Views: 60 TheKrazzyTuber
UQx PSYC1030.1x 1-4-4 Motivation and attributional biases
 
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Introduction to Social Psychology We often have firmly held beliefs about why people think and behave the way they do. Sometimes our intuitions are correct, but often they are not. Social psychology helps us understand how people think about themselves and other people and what motivates their behaviour in social settings. This course explores a range of topics in social psychology, from how we think about ourselves, how we think about others, and how we interact and communicate with others. We will also discuss the ways that we can influence others and be influenced by others. Finally, we look at some problematic aspects of human behaviour, such as prejudice and aggression. You should take this course if you are curious about why we behave the way we do. For more information on this course please visit: https://www.edx.org/xseries/introduction-developmental-social For more information on other courses from UQx please visit: https://www.edx.org/school/uqx
علّمني العجز Learned Helplessness | ريبلز#112
 
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كيف تتسلل مشاعر العجز إلى قلوبنا وأنفسنا لتسيطر على تصرفاتنا؟ ظاهرة العجز المتعلم ال learned Helplessness رصدها علم النفس وقد تفسّر ما يحدث مع الكثير منّا في نواحي مختلفة من حياتنا عندما تغلبنا مشاعر اليأس والإحباط النفسي 👈 إن قدّم لك الفيديو فائدة، بإمكانك دعم ريبلز على باتريون To support Ripples on Patreon: https://goo.gl/Zi1AWR أو على بي-بال هنا or via PayPal: https://www.paypal.me/RipplesQM بحث\كتابة وتقديم : جابر حسون | Written & Presented by: Jaber Hassoun تجربة مارتن سليجمان على الكلاب - عجز متعلم شاهد فديوهات أكثر عن مجال مارتن سليجمان علم النفس الايجابي هنا: https://www.youtube.com/playlist?list=PLREYADhMqC4S0LDKtFHQTFQQDGj5j4Obn مصادر sources: Maier, S. F. & Seligman, M. E. P. Learned Helplessness: Theory and Evidence, Journal ol Experimental Psychology Seligman, M. E. P. & Hiroto, D. S. Generality of Learned Helplessness in Man, Journal of Personality and Social Psychology Dweck, C. S. The Role of Expectations and Attributions in the Alleviation of Learned Helplessness, Journal of Personality and Social Psychology Welbourne J.L. et al. Coping strategies in the workplace: Relationships with attributional style and job satisfaction, Journal of Vocational Behavior #ريبلز #ripples
Views: 3485 Ripples
TMB Episode 31   Attribution Theory
 
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How do you explain it when you are depressed? What do you believe causes your anxiety? Why does your child break the rules despite you telling him dozens of times to follow the rules? The way we attempt to understand our behaviors and emotions is called Attribution Theory. Do you attribute your depression to factors you can control or do you blame outside forces for your feelings? Do you believe that your child misbehaves because he has ADHD or because he does not have the ability to meet your expectations? Your attribution style will influence how difficult (or easy) it will be for you to overcome the symptoms. In this podcast we discuss the best way for you to understand these issues and find ways to cope with your symptoms. Follow us on Twitter (@drberney) and Facebook (/drberney). If you listen on iTunes, please leave us a review to help others find us and join in on the conversation!
PSY 340 Attributions
 
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Views: 471 jdubj115
The Relationship Between Competition Anxiety and Sport Performance
 
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Renee DuChene Amira Hegazi Jacob Ouellette Gardner, L., Vella, S., & Magee, C. (2015). The Relationship Between Implicit Beliefs, Anxiety, and Attributional Style in High-Level Soccer Players. Journal of Applied Sport Psychology, 27(4), 398-411. doi:10.1080/10413200.2015.1019681 ____________________________________________________________________ This video is for educational purposes only. No copyright infringement intended/this video is meant for informational and educational purposes only.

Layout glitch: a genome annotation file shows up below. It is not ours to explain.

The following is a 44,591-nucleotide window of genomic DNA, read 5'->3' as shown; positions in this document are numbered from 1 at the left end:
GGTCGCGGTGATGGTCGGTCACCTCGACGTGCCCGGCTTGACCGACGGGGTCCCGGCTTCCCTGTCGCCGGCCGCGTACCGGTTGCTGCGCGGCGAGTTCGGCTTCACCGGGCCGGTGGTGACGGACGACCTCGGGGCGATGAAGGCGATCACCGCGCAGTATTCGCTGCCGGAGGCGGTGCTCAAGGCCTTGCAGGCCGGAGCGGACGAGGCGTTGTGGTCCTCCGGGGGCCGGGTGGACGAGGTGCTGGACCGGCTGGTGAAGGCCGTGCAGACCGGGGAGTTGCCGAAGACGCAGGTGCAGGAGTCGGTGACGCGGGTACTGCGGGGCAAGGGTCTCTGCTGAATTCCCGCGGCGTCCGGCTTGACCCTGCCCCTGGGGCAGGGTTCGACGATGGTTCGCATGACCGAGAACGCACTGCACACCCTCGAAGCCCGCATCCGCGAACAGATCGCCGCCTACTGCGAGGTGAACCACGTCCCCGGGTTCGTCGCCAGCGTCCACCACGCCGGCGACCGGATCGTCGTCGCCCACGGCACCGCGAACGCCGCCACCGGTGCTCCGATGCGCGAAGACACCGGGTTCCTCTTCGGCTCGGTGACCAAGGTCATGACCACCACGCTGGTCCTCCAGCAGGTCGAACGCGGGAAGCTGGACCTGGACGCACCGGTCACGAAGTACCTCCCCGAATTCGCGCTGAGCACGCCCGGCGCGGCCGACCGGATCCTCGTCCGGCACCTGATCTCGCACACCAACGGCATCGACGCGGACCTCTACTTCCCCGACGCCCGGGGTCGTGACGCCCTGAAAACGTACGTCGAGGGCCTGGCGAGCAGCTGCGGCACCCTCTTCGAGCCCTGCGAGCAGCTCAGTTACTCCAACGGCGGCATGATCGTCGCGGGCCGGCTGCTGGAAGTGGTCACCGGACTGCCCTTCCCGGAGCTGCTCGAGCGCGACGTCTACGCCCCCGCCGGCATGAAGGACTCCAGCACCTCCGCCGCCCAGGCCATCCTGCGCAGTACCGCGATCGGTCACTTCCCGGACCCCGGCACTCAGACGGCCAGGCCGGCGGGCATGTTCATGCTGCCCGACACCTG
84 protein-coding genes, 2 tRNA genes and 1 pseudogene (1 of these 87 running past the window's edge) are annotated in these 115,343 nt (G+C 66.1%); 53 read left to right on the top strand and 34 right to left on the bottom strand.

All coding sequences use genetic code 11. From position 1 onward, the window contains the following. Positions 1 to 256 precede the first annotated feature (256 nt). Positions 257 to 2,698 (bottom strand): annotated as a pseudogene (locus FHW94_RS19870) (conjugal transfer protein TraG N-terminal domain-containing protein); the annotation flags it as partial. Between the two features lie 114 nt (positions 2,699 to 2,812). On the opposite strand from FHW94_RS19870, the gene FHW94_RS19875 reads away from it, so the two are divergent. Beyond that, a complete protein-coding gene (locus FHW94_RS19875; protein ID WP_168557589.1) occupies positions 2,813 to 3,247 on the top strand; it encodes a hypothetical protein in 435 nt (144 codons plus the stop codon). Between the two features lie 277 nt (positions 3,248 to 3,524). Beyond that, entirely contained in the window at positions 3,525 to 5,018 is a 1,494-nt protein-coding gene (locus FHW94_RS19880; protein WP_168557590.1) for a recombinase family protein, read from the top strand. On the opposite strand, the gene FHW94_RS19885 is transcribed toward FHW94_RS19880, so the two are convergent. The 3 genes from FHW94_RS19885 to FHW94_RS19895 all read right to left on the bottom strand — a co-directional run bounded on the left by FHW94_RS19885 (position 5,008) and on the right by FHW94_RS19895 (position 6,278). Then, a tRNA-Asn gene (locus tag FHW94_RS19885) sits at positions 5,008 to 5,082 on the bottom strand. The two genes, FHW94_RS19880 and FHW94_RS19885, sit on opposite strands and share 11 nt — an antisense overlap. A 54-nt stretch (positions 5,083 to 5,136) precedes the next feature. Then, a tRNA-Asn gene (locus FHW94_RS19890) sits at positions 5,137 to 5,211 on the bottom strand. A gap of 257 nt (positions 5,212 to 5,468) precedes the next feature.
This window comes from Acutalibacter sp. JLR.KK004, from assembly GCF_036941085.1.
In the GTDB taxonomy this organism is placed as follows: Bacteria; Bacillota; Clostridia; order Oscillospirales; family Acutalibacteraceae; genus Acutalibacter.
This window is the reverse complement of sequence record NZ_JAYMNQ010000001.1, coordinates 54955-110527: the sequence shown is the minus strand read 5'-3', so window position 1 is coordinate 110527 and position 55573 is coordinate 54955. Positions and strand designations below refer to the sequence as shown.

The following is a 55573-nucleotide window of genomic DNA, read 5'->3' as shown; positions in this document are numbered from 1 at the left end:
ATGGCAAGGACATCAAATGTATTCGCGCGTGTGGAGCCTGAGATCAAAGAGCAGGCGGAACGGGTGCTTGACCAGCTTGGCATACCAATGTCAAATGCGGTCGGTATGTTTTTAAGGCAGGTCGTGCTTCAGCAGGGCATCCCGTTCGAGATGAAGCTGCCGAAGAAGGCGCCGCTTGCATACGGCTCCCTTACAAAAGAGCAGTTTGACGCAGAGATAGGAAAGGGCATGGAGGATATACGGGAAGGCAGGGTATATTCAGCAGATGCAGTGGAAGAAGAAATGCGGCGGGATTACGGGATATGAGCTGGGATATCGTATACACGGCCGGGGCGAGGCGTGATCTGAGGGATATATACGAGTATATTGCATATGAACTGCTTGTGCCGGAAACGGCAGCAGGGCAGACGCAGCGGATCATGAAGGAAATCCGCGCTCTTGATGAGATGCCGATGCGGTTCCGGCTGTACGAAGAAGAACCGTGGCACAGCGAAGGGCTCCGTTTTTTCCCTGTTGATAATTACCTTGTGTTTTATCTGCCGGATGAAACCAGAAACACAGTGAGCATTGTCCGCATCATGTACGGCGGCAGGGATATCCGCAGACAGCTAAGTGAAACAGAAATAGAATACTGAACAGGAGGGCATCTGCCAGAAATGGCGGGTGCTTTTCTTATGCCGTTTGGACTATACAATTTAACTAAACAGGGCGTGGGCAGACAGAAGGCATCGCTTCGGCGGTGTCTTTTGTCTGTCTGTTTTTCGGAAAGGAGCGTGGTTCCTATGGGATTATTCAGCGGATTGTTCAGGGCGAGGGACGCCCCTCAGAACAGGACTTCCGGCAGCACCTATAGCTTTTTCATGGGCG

Views: 355 Renee DuChene
How Explanatory Style Affects Optimism (Choices)
 
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In this video we finish talking about explanatory styles and how we can maximize our happiness by analyzing them.
Views: 389 Hapacus
What is COGNITIVE MISER? What does COGNITIVE MISER mean? COGNITIVE MISER meaning & explanation
 
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What is COGNITIVE MISER? What does COGNITIVE MISER mean? COGNITIVE MISER meaning -COGNITIVE MISER definition - COGNITIVE MISER explanation. Source: Wikipedia.org article, adapted under https://creativecommons.org/licenses/by-sa/3.0/ license. In psychology, the human mind is considered to be a cognitive miser due to the tendency of humans to think and solve problems in simpler and less effortful ways rather than in more sophisticated and more effortful ways, regardless of intelligence. Just as a miser seeks to avoid spending money, the human mind often seeks to avoid spending computational effort. The cognitive miser theory is an umbrella theory of cognition that brings together previous research on heuristics and attributional biases to explain how and why people are cognitive misers. The term cognitive miser was first introduced by Susan Fiske and Shelley Taylor in 1984. It is an important concept in social cognition theory and has been influential in other social sciences including but not exclusive to economics and political science. Before Fiske and Taylor's cognitive miser theory, the predominant model of social cognition was the naive scientist. First proposed in 1958 by Fritz Heider in The Psychology of Interpersonal Relations, this theory holds that humans think and act with dispassionate rationality whilst engaging in detailed and nuanced thought processes for both complex and routine actions. In this way, humans were thought to think like scientists, albeit naive ones, measuring and analyzing the world around them. Applying this framework to human thought processes, naive scientists seek the consistency and stability that comes from a coherent view of the world and need for environmental control. In order to meet these needs, naive scientists make attributions. Thus, attribution theory emerged from the study of the ways in which individuals assess causal relationships and mechanisms. Through the study of causal attributions, led by Harold Kelley and Bernard Weiner amongst others, social psychologists began to observe that subjects regularly demonstrate several attributional biases including but not limited to the fundamental attribution error. The study of attributions had two effects: it created further interest in testing the naive scientist and opened up a new wave of social psychology research that questioned its explanatory power. This second effect helped to lay the foundation for Fiske and Taylor's cognitive miser. Much of the cognitive miser theory is built upon work done on heuristics in judgment and decision-making, most notably Amos Tversky and Daniel Kahneman results published in a series of influential articles. Heuristics can be defined as the "judgmental shortcuts that generally get us where we need to go—and quickly—but at the cost of occasionally sending us off course." In their work, Kahneman and Tversky demonstrated that people rely upon different types of heuristics or mental short cuts in order to save time and mental energy.